Technology has often seemed both a blessing and a curse, but more and more it's also the competition. If you are a bank teller or customer service rep -- even a lawyer or accountant -- a computer may in the near future take your job away.
Technological innovation has historically boosted productivity and made societies wealthier. But with the new generation of machines able to perform increasingly sophisticated tasks, we are seeing the elimination of a broad range of jobs and a divergence between productivity and wages, economists say.
"It's the great paradox of our era," says Erik Brynjolfsson, a professor at the MIT Sloan School of Management, in a recent report from the MIT Technology Review. "Productivity is at record levels, innovation has never been faster, and yet at the same time we have a falling median income and fewer jobs."
Brynjolfsson and his collaborator Andrew McAfee argue in their book Race Against the Machine that advances in computer technology are largely behind the sluggish employment growth of the last 10 to 15 years.
In the past, technological innovations tended to destroy jobs when first introduced, but there was a net gain of jobs in the long run as new technologies created jobs in fields that had not existed before. But with the extraordinary acceleration in information technology, powered by huge amounts of data and falling memory costs, this is no longer the case, argues Martin Ford, author of The Lights in the Tunnel: Automation, Accelerating Technology and the Economy of the Future.
In an interview last week with CBC Radio, Ford warned that as computers get better and better at doing intellectual tasks, a broader range of jobs are being automated. "Is your job routine and predictable? Could another person look at what you've done in the past and repeat it? If so, someday a machine, an algorithm, could do your job. ... Even jobs previously done by lawyers and paralegals have been vaporized [by algorithms]," he said.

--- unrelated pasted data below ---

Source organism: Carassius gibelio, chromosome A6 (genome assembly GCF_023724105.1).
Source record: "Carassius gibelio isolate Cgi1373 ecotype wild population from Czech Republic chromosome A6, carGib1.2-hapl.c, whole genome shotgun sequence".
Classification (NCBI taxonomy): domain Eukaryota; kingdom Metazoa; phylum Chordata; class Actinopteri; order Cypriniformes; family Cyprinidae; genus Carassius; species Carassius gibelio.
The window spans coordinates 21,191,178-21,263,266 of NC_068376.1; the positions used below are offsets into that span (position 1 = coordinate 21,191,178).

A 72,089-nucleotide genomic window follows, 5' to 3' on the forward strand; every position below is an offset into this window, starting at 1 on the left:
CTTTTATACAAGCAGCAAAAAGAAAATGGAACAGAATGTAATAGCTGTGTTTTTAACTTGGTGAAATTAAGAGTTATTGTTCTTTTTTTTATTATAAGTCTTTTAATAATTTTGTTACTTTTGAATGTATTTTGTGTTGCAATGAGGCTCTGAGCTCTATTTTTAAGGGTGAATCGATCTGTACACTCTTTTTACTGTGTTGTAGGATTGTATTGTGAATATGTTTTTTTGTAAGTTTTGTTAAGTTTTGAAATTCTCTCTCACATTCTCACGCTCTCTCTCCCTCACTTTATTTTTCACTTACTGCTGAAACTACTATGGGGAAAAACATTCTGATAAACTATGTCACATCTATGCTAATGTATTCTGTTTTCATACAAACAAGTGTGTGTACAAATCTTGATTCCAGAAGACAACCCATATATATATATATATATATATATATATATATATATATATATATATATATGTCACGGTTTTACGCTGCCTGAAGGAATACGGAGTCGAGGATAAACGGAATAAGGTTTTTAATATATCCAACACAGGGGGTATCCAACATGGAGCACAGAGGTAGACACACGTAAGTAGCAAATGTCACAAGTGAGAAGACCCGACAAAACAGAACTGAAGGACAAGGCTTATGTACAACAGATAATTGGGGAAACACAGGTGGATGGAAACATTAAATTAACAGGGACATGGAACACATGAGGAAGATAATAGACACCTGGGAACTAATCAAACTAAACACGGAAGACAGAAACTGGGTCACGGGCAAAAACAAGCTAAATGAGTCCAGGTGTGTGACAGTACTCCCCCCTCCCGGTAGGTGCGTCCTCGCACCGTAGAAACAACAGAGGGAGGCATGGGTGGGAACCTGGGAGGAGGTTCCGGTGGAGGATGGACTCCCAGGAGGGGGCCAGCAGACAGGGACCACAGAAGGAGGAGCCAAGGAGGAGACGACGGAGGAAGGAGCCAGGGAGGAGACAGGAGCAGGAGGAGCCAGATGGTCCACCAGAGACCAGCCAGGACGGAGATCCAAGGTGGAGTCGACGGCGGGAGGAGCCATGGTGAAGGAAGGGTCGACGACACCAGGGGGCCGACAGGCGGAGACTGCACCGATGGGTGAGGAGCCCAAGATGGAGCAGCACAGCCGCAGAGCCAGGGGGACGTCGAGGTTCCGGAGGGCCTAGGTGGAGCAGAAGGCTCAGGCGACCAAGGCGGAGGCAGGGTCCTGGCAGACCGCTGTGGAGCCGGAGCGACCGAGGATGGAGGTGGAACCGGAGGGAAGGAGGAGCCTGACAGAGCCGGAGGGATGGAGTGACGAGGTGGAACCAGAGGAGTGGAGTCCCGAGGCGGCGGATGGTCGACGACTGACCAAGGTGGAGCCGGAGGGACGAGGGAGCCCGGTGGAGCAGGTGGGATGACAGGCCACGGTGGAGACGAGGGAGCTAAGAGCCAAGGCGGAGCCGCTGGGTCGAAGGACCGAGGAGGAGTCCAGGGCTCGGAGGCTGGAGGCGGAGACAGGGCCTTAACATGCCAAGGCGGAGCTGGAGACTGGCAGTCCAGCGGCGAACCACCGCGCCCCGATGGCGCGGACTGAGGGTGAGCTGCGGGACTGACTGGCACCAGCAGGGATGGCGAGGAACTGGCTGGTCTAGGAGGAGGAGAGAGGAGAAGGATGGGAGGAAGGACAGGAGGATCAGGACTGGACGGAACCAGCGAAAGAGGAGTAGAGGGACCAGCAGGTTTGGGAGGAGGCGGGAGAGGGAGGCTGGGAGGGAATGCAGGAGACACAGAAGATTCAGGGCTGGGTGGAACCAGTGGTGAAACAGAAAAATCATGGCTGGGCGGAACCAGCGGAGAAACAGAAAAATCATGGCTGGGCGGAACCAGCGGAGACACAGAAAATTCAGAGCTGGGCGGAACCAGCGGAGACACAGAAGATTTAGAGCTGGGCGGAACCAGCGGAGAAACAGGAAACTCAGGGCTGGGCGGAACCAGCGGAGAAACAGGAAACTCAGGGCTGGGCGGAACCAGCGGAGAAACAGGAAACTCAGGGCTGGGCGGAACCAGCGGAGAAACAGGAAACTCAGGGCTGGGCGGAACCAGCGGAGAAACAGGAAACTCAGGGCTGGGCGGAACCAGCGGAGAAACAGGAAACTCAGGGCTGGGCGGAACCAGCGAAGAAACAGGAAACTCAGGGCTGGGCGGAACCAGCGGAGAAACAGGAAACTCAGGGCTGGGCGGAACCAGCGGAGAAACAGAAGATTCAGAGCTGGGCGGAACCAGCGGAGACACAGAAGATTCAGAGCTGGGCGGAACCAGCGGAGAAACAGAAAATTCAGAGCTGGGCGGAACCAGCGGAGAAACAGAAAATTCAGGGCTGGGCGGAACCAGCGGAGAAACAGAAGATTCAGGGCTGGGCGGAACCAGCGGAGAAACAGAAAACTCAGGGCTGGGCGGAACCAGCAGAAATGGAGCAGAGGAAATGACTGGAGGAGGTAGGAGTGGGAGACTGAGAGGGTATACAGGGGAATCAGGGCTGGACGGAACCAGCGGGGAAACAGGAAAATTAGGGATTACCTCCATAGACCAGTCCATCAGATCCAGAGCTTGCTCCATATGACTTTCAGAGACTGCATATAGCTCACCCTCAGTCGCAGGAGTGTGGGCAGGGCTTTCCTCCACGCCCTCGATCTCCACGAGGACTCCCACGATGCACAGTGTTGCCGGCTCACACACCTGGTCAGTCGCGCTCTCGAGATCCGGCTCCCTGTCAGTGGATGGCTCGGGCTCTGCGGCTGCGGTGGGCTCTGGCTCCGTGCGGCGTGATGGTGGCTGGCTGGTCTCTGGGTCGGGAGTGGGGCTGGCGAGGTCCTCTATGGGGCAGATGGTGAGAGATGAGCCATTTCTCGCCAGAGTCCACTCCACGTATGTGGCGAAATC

IBM Research is one company pushing super-smart computing into new realms such as finance and customer service with its Watson supercomputer. IBM last month announced that it will begin selling Watson's services to customer-support call centers, and has already signed on several banks.
Automation is nothing new in call centers, but "Watson's improved capacity for natural-language processing and its ability to tap into a large amount of data suggest that this system could speak plainly with callers, offering them specific advice on even technical and complex questions. It's easy to see it replacing many human holdouts in its new field," the MIT Technology Review observes.